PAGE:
LYMENET GUIDE TO LYME DISEASE
Lyme disease (LD) is an infection caused by the spirochete Borrelia burgdorferi, named after its discoverer, Willy Burgdorfer, PhD. A spirochete is a spiral shaped bacterium. Other diseases caused by spirochetes include relapsing fever and syphilis.
LD is most commonly transmitted by a tick bite (usually painless). The tick vectors include Ixodes scapularis (Deer Tick), Amblyomma americanum (Lone Star Tick) and Ixodes pacificus. Ixodes dammini was thought to be the only species responsible for transmission until it was shown to be the same as Ixodes scapularis in 1993. The Deer and Lone Star ticks can be found in New Jersey. The ticks prefer to live in wooded areas, low growing grassland, seashores and yards. Depending on the location, anywhere from less than 1% to more than 90% of the ticks are infected with spirochetes.
The Deer tick has a 2 year life cycle and must feed 3 times. In the larvae stage, it is tan, the size of a pin head and feeds on small animals like the mouse where it can pick up the spirochete. During the nymph stage the tick is the size of a poppy seed, beige or partially transparent and feeds on larger animals such as cats, dogs and humans. The adult ticks are black and/or reddish and feed on cattle, deer, dogs and humans. The female Lone Star tick is grey with a white dot.
April through October is considered the "tick season" even though Lyme disease is a year round problem. Ticks are very active in the spring and early summer.
Cases of Lyme disease have been reported in virtually every state, although the Northeastern, Great Lakes, and Pacific Northwest areas are particularly endemic.
Lyme disease is called the "Great Imitator" because it can mimic many other diseases, which makes diagnosis difficult. A rash can appear several days after infection, or not at all. It can last a few hours or up to several weeks. The rash can be very small or very large (up to twelve inches across). A "bullseye" rash is the hallmark of LD. It is a round ring with central clearing. Unfortunately, this is not the only rash associated with Lyme. Various other rashes associated with LD have been reported. One bite can cause multiple rashes. The rash can mimic such skin problems as hives, eczema, sunburn, poison ivy, flea bites, etc. The rash can itch or feel hot or may not be felt at all. The rash can disappear and return several weeks later. For those with dark skin the rash will look like a bruise. If you notice a rash, take a picture of it. Some physicians require evidence of a rash before prescribing treatment.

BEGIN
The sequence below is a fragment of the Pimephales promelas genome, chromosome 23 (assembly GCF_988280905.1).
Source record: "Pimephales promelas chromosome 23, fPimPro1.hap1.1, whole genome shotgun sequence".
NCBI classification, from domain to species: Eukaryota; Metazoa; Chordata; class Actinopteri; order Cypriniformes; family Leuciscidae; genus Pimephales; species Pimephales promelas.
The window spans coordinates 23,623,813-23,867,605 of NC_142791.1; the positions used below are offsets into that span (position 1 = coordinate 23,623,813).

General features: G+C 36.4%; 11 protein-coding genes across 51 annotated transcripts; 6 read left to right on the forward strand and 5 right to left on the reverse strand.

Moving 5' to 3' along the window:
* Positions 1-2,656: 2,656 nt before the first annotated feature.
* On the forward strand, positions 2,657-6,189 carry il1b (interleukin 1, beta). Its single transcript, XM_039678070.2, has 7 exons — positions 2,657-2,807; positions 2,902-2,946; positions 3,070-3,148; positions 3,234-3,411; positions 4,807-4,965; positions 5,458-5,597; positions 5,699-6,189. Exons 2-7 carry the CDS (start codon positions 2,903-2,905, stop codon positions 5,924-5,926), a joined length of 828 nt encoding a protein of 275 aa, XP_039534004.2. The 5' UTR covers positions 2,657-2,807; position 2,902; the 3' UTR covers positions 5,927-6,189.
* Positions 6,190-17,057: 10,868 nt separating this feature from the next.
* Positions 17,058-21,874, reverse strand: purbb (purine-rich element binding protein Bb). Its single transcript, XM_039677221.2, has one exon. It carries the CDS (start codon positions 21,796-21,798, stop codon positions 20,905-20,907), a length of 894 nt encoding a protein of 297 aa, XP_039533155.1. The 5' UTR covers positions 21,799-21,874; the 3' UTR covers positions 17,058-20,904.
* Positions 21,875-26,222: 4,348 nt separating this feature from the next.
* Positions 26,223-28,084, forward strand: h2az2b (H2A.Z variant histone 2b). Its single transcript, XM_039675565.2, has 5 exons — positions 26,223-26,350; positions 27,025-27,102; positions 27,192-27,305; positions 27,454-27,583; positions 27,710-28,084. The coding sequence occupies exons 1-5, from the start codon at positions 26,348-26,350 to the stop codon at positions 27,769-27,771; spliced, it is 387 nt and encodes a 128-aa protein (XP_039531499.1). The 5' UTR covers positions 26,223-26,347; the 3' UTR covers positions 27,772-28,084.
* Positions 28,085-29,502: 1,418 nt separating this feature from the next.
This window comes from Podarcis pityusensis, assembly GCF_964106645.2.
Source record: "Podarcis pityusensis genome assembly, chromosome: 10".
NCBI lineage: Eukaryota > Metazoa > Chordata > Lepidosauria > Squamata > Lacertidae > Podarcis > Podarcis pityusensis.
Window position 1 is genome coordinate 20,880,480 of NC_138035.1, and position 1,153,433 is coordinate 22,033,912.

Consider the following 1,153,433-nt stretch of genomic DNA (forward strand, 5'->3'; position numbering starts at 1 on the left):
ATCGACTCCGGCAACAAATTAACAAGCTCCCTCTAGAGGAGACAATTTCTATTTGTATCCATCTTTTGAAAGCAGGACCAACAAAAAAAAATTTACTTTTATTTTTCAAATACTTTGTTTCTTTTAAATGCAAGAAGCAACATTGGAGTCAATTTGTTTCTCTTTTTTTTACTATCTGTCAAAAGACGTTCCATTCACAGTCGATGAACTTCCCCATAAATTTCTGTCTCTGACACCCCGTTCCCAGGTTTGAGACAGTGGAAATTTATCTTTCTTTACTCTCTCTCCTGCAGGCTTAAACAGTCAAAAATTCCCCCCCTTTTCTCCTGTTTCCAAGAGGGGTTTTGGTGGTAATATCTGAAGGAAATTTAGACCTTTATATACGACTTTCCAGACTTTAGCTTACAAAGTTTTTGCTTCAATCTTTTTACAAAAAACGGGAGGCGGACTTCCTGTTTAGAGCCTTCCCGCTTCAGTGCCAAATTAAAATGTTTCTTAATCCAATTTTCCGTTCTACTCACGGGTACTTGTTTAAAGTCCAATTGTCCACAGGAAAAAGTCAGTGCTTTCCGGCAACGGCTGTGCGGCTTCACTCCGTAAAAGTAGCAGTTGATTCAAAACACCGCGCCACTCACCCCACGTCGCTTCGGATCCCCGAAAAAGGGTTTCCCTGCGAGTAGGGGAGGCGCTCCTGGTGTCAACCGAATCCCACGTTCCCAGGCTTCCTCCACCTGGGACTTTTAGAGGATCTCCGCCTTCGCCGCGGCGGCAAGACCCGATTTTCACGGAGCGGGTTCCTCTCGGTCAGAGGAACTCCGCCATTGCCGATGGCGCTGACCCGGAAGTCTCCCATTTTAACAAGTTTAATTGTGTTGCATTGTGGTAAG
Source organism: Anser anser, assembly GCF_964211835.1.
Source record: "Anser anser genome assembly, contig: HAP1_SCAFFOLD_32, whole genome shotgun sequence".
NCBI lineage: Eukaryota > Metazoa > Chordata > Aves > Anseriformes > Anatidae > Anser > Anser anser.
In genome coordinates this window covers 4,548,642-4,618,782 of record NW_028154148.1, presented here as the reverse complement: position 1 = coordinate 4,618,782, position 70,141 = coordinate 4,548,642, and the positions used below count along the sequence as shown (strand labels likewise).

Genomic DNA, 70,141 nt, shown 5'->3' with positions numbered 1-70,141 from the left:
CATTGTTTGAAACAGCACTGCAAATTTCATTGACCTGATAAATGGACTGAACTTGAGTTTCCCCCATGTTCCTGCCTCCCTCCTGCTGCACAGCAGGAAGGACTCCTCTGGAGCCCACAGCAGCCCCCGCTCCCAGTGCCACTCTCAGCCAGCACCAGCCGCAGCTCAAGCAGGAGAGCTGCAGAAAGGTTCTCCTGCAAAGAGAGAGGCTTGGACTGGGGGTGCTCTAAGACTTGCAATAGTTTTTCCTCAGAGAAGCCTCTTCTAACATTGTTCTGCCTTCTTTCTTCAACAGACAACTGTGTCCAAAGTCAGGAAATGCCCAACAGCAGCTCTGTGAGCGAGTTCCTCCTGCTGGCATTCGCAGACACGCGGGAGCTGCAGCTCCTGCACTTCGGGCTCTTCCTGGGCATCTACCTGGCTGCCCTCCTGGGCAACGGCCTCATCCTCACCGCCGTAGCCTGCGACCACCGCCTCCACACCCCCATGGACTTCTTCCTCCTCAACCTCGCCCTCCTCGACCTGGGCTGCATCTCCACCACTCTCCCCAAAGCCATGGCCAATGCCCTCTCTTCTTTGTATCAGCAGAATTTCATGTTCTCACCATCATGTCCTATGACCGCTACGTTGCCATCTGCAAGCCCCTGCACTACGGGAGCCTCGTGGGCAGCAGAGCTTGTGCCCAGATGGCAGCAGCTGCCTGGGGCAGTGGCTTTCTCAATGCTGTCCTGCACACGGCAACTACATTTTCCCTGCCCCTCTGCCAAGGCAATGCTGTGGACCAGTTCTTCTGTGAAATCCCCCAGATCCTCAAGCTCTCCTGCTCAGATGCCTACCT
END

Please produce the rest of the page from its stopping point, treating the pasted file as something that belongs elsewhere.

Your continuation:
Early Symptoms: Several days or weeks after a bite from an infected tick, a patient usually experiences "flu-like" symptoms such as aches and pains in their muscles and joints, low grade fever, and/or fatigue.
Other Possible Symptoms -- No organ is spared:
Lyme Disease is treatable. Antibiotics are recommended for a minimum of four to six weeks. More chronic cases may require a longer treatment. Some physicians are combining more than one drug for more difficult cases.
There is a vaccine available for dogs. There is a vaccine for humans on the market, but much more study needs to be done by the FDA on its effectiveness and safety.
Treatment should be given:
Treatment is either oral or intravenous. Those diagnosed later may require I.V. treatment.
Testing is generally done through a blood test. The tests are not accurate at present. Urine tests and tests of spinal fluid are not reliable either. False positives and false negatives do occur. Medication taken for other ailments and pre-existing conditions can interfere with the tests.
LYME DISEASE PREVENTION
I. The best way to prevent Lyme Disease is to check frequently for ticks.
II. Shower after all outdoor activities are over for the day. If the tick is still wandering it may wash off.
III. If a tick is found, remove it carefully with fine tweezers. Grab as closely to the skin as possible. Do not squeeze the body, apply Vaseline, use a burnt match, or clean with alcohol while the tick is attached. Any of these actions could cause transmission of the bacteria.
IV. Ticks can be tested. Place tick in a glass or plastic vial with a moistened cotton swab. A clean pill vial is good. If none is available, use a ziploc storage bag as a temporary container.
V. Many Lyme Disease organizations now recommend prophylactic treatment when a person is bitten by a Deer tick in a known endemic area. Since there isn't enough evidence on either side to prove or disprove this theory, the final decision is up to the individual and the treating physician. The recommended treatment is 4-6 weeks of an oral antibiotic. Anyone needing information supporting treatment for a tick bite can obtain it by contacting the Lyme Disease Network.
VI. The use of sprays is a personal decision so you must know the facts. Products that contain DEET are tick repellents. They do not kill the tick and are not 100% effective in discouraging a tick from feeding on you. Products like Permanone contain premethrin and are known to kill ticks. However, they are not to be sprayed on the skin. Permanone can be sprayed on clothing. Once it is dry it is assumed to be safe. Ticks are anti-gravitational. They are generally seeking the highest point. If they get on your body below the clothes line, one hopes they will travel up and die once they come in contact with treated clothing. Note: If the tick meets resistance on its journey to the top of your head it will stop and feed at that point. If you are wearing shorts and the tick gets stuck in the bend behind your knee the Permanone will not be helpful.
VII. Lyme Disease is a 12 month problem. The best defense against LD is education. Know your facts. For more information contact the Lyme Disease Network.